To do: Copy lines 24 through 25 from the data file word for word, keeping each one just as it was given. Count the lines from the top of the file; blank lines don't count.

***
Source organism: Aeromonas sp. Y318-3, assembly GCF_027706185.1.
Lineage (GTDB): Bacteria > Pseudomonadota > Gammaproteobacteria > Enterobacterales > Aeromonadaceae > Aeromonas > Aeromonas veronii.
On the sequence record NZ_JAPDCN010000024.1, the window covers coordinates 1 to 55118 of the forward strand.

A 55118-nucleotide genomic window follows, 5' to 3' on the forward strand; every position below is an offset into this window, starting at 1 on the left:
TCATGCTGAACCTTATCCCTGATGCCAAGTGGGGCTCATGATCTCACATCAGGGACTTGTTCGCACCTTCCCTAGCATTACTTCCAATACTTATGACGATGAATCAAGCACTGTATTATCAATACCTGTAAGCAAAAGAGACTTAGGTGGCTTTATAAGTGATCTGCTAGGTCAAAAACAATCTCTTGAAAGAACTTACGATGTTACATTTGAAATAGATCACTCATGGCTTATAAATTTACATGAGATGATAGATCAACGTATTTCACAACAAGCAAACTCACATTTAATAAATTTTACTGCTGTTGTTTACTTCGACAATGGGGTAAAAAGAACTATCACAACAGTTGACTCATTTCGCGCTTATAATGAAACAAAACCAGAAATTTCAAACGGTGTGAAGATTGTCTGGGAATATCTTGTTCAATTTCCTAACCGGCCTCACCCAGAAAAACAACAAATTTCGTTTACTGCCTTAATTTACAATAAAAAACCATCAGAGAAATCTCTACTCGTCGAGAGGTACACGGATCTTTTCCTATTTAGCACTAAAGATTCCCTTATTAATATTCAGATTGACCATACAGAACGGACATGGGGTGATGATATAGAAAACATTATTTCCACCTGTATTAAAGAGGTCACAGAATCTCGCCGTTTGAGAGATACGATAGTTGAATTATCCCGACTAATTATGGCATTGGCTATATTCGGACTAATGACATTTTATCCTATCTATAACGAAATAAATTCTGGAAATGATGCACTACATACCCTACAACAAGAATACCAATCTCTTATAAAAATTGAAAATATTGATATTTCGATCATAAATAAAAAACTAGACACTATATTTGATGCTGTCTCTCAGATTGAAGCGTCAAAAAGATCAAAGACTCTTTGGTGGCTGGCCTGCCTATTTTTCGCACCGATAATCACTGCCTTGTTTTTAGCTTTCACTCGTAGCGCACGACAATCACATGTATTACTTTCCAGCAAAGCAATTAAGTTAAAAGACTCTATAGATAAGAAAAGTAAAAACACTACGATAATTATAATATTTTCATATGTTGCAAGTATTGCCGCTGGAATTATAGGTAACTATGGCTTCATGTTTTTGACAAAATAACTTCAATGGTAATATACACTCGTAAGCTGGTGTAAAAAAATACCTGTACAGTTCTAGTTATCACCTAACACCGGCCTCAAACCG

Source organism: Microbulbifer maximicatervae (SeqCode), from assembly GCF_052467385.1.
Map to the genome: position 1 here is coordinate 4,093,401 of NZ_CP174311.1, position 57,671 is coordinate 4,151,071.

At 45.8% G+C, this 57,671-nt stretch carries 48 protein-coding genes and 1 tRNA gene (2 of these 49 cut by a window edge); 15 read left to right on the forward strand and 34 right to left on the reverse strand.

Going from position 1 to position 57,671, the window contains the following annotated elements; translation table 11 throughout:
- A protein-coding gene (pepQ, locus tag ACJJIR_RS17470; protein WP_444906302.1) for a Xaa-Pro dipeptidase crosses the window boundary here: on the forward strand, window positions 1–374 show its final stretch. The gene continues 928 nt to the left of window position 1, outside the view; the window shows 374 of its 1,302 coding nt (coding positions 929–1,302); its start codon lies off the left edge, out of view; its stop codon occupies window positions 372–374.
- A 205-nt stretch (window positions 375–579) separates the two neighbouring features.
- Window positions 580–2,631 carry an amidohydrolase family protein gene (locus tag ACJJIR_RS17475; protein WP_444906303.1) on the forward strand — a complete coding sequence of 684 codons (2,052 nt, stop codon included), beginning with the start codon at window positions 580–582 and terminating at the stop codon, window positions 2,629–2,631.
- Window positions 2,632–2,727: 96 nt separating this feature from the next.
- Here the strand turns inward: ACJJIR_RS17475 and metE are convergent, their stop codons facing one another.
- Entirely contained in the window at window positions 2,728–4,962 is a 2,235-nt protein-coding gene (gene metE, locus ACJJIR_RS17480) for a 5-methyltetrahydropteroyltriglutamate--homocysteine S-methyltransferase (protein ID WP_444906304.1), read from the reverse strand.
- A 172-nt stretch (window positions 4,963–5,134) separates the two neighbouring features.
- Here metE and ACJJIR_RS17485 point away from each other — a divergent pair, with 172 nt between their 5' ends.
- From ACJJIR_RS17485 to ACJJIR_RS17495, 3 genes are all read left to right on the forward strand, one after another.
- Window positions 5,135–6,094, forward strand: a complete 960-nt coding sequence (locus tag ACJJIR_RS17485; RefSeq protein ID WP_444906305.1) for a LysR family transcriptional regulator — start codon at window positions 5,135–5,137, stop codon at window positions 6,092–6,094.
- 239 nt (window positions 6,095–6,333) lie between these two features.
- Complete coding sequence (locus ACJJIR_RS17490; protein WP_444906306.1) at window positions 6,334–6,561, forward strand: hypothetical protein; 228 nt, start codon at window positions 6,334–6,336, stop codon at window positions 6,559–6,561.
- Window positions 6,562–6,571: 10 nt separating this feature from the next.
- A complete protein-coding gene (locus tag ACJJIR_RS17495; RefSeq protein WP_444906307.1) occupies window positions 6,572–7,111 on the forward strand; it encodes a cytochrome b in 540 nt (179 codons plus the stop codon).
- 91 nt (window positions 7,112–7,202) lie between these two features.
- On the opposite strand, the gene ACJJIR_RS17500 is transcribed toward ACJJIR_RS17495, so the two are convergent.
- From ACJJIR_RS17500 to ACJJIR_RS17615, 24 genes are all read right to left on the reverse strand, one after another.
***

- 91 nt (window positions 7,112–7,202) lie between these two features.
- On the opposite strand, the gene ACJJIR_RS17500 is transcribed toward ACJJIR_RS17495, so the two are convergent.